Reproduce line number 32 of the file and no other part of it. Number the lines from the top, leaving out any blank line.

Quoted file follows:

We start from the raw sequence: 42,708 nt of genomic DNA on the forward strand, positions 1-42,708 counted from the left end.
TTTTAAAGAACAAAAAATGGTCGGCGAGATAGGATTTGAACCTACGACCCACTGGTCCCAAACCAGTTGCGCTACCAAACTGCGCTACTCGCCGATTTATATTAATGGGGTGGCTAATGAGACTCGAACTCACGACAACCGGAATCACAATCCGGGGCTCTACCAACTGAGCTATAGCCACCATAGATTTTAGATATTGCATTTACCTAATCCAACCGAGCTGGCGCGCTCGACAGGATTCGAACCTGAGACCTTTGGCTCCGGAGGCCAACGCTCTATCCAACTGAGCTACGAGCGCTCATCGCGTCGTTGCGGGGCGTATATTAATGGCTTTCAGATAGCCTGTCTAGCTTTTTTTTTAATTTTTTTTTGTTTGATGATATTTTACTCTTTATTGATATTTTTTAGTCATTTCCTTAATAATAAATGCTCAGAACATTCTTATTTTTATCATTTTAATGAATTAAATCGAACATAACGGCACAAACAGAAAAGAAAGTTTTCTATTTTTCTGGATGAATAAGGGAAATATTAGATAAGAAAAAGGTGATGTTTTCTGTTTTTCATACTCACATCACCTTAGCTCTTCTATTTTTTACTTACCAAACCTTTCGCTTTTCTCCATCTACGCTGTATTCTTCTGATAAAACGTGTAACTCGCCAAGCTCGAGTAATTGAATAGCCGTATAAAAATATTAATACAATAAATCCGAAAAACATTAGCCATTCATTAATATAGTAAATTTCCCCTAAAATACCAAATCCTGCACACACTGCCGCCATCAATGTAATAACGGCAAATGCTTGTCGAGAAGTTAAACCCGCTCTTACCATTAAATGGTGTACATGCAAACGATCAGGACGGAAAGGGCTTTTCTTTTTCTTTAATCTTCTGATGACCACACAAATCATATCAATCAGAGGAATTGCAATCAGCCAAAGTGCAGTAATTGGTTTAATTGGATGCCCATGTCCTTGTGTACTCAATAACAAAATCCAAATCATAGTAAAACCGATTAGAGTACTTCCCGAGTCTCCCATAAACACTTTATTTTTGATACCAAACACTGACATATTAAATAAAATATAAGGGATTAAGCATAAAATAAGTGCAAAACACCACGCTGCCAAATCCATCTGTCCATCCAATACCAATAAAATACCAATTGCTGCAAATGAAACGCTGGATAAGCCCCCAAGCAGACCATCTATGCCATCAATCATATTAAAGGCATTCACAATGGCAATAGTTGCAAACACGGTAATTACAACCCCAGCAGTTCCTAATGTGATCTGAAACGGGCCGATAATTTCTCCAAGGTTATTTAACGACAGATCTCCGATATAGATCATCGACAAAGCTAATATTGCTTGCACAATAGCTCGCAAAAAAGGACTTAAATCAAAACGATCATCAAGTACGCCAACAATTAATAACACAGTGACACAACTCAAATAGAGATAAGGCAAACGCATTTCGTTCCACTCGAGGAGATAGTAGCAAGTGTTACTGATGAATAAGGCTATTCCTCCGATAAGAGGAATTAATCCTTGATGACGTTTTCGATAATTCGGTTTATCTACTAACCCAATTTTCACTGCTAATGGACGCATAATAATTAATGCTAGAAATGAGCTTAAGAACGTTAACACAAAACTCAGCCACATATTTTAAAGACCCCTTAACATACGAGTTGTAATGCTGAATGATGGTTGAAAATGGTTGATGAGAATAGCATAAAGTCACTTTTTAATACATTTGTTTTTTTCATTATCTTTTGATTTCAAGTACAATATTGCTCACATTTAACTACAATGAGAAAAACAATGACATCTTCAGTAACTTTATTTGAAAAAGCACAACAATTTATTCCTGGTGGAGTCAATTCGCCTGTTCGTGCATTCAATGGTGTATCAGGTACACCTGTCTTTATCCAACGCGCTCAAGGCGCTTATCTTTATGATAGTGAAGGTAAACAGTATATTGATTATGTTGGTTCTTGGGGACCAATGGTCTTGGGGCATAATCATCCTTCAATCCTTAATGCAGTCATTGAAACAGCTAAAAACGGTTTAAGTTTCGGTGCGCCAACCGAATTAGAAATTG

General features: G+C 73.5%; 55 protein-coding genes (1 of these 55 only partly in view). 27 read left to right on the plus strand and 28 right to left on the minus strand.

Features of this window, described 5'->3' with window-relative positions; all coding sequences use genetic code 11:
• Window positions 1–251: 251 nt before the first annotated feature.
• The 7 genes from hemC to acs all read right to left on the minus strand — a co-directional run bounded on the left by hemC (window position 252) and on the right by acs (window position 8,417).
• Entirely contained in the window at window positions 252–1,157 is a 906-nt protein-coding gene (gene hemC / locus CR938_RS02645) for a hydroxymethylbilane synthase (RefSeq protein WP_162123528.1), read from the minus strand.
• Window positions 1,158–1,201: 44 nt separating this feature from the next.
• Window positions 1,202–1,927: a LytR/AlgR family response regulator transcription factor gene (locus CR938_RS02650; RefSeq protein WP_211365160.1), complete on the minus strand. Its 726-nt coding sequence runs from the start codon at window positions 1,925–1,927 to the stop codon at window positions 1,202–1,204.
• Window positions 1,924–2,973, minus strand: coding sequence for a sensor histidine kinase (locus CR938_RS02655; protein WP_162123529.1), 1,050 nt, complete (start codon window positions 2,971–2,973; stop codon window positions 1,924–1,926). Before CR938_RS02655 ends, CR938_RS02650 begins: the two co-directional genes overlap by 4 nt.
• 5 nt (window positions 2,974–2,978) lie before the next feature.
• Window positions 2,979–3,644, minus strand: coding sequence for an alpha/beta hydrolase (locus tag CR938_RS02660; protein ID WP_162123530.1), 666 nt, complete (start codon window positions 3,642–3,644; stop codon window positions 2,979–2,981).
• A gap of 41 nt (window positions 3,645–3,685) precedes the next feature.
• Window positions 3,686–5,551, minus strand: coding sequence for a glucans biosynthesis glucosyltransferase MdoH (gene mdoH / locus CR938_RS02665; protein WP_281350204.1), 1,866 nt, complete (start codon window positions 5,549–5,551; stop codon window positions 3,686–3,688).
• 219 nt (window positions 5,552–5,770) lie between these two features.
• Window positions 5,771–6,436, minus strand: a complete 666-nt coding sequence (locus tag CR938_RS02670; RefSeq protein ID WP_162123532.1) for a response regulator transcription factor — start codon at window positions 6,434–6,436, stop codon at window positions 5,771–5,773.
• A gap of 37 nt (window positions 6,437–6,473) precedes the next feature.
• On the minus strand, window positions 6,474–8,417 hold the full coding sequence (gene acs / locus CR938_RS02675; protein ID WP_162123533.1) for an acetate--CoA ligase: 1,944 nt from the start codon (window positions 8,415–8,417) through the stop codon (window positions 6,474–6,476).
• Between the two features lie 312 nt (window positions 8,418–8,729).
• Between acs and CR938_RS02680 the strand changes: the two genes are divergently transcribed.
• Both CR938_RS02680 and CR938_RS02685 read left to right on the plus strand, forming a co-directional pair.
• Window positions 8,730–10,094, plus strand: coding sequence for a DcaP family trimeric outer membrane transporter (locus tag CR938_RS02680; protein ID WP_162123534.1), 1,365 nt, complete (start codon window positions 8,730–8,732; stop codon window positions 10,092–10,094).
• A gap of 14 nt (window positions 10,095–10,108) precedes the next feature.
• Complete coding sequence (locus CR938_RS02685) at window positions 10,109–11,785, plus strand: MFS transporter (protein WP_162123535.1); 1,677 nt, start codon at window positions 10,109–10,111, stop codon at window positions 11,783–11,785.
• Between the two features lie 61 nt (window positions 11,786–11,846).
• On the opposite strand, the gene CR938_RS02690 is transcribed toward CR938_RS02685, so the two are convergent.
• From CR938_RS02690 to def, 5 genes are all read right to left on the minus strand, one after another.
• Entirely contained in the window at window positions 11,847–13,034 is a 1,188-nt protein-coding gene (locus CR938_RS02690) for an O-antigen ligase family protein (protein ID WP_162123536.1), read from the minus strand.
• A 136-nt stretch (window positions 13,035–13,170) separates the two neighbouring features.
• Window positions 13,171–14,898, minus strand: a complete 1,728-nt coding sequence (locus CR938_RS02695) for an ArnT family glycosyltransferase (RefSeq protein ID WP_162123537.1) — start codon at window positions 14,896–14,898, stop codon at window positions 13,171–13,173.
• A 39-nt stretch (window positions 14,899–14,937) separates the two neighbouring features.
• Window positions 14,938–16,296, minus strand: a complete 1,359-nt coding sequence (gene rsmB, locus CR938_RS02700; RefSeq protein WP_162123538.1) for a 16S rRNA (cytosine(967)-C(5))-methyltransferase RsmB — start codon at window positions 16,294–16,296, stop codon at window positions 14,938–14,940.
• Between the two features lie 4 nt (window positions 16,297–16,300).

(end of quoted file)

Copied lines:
• Window positions 14,938–16,296, minus strand: a complete 1,359-nt coding sequence (gene rsmB, locus CR938_RS02700; RefSeq protein WP_162123538.1) for a 16S rRNA (cytosine(967)-C(5))-methyltransferase RsmB — start codon at window positions 16,294–16,296, stop codon at window positions 14,938–14,940.